How quickly might you expect a profound loss of sensation to come back "online"?

Consider the body part that you are sitting on. Do you feel it as you sit? If you move? Standup and then quickly sit again?

Consider what happens when your fingers get cold? Do you feel the coldness after a while? For most people, the experience of skin temperature fades after a few minutes. What might you experience if you continuously adjusted your shower water temperature?

Couldn't sensations quickly return to normal functioning if the experience got stuck in the "off" state?

1. Could touch sensation have been turned "off" and the therapy prompted it to turn "on" again?

“Brenda’s” right fingers were numb after an elbow surgery that did not relieve her elbow pain. She enrolled in a PhotoMed sponsored feasibility study to see if the therapy might relieve the pain in her elbows. Brenda’s pain was temporarily relieved. She never considered that her fingers might feel normal again. The Instant Verification System recorded her visits.

Brenda was excited to explore her “new” finger sensations as she put them to a test. (0:54)


The unexpected resumption of sensation maybe tested via cross-sensory perception. The person may be perplexed such that they look intently at their fingers while touching or moving them. Touching familiar objects also seems to help with accepting the sensations that would normally have been taken for granted.

Interesting events may be efficiently found by reviewing clips at high speed (5x in this video). The high-angle camera in the Instant Verification System recorded details that the not noticed by the technician.


2. Weird, could sensations come back online, but not be aligned with his feet?

“George” arrived at his first visit walking stooped over from back pain, or so the practitioner thought.


Rather than responding to pain, he was looking at his profoundly numb feet to keep from falling. 40 years of diabetes had taken a toll on his body. He and his wife reported that he hadn’t felt his feet for about the last 8 years.

During his first visit, his back pain lessened. That was a win for George. He hadn’t considered that the “dead” nerves in his feet might be revived.

Therapy to his feet at his first visit yielded a “maybe” to strong pressure applied to his toes.

George returned a week later not looking at his feet. He complied with a request to not move or look at his feet until asked. The technician didn't explain how often that sensations in other volunteers had returned after years of being offline.

Within minutes after the test therapy began, George reported touch sensations from a 19 grams vonFrey monofilament. Then on down to 5.1gm.

However, George reported incorrect locations when he reported being touched. He didn't know that his answers were wrong.


Could cross-sensory stimulation be needed to keep touch maps normally aligned?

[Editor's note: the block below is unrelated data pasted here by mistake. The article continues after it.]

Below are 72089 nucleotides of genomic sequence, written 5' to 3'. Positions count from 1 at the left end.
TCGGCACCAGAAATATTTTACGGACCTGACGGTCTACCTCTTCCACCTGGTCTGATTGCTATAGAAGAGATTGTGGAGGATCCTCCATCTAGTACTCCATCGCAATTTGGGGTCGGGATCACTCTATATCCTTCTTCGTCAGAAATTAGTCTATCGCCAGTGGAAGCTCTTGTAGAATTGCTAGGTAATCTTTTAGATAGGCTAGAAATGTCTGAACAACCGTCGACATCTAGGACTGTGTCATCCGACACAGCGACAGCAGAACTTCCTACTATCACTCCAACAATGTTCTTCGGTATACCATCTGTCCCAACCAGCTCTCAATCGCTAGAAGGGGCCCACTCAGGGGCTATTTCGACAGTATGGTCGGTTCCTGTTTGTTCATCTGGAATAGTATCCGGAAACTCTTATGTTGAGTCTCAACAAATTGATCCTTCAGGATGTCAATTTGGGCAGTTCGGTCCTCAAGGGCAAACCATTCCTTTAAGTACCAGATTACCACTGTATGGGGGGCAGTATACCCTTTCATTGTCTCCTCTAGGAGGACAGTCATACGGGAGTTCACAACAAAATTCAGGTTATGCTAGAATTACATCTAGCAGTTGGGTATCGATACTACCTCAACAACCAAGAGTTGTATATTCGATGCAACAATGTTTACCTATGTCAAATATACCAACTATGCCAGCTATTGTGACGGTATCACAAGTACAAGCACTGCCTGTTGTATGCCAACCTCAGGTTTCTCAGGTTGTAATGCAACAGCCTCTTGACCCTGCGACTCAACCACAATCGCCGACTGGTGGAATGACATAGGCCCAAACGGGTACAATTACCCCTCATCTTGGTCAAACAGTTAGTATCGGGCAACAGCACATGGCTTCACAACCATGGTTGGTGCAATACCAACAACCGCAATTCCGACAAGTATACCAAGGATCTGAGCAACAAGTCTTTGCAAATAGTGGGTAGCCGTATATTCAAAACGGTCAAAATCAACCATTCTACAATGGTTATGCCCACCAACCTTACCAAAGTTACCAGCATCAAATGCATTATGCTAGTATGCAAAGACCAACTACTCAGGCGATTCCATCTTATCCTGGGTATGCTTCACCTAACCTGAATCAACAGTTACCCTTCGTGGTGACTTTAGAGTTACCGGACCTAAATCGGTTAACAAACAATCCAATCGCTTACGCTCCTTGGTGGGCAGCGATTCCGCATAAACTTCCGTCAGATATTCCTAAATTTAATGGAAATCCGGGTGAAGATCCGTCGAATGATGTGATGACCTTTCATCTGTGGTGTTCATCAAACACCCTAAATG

For more than 20 minutes, George could feel being touched but reported being touched at a different location. The maps would have realigned if George had moved or looked at where he was being touched.

Watch as George looks at his feet for the first time after a few minutes of testing. The time bar starts when he first received a treatment during his 2nd visit. (2:05)


How quickly might you expect a profound loss of sensation to come back "online"?

Throughout the development of the Vari-Chrome® Pro, crazy-fast "quick events" made the team skeptical.

The outcomes challenged notions about how long a loss of sensation or abnormal motor functions might be expected to last.

Could this diagram unify 20 years of data?

Could the quick events occur only if the healing processes are complete except for the last step?


The switch back to the healing state may occur as a quick event that surprises the patient. Patients may flinch, gasp, or spontaneously verbalize their surprise. They quizzically look at their "returned" body parts while adding cross sensory stimulation.

Contact PhotoMed to learn more if you may be interested in follow-on studies as a researcher or funder.

What might these Quick Events be called?

For lack of finding a googled term, we propose a general term "cross-sensory correction" (CRC) for the outcomes of the quick sensory and motor quick events. The team's nerdy software engineers suggested that some "if/then" branch opened up awareness.

Volunteers in PhotoMed feasibility studies typically reported that they had volunteered to relieve chronic pain and that they had zero expectation of getting back normal functions. Their previous state of impairment was unmanageable.


Patients with unmanageable impairments and pain often exclaimed, I feel normal again. Patients with "managed" pain mere reported, I feel better. Practitioners of non-invasive therapies have anecdotally reported this division of responses. The real-time recordings show that the effect may be efficiently reproduced.


The volunteers who experienced a quick return of sensations in numb fingers or feet had typically experienced the abnormality for more than a year. The numbness ranged from partial ("Brenda") to profound ("George").


The return to normal healing prompts stalled processes to resume at the state that they are at that instant. For example, cold hands don't sudden become a different temperature but warm like they normally would.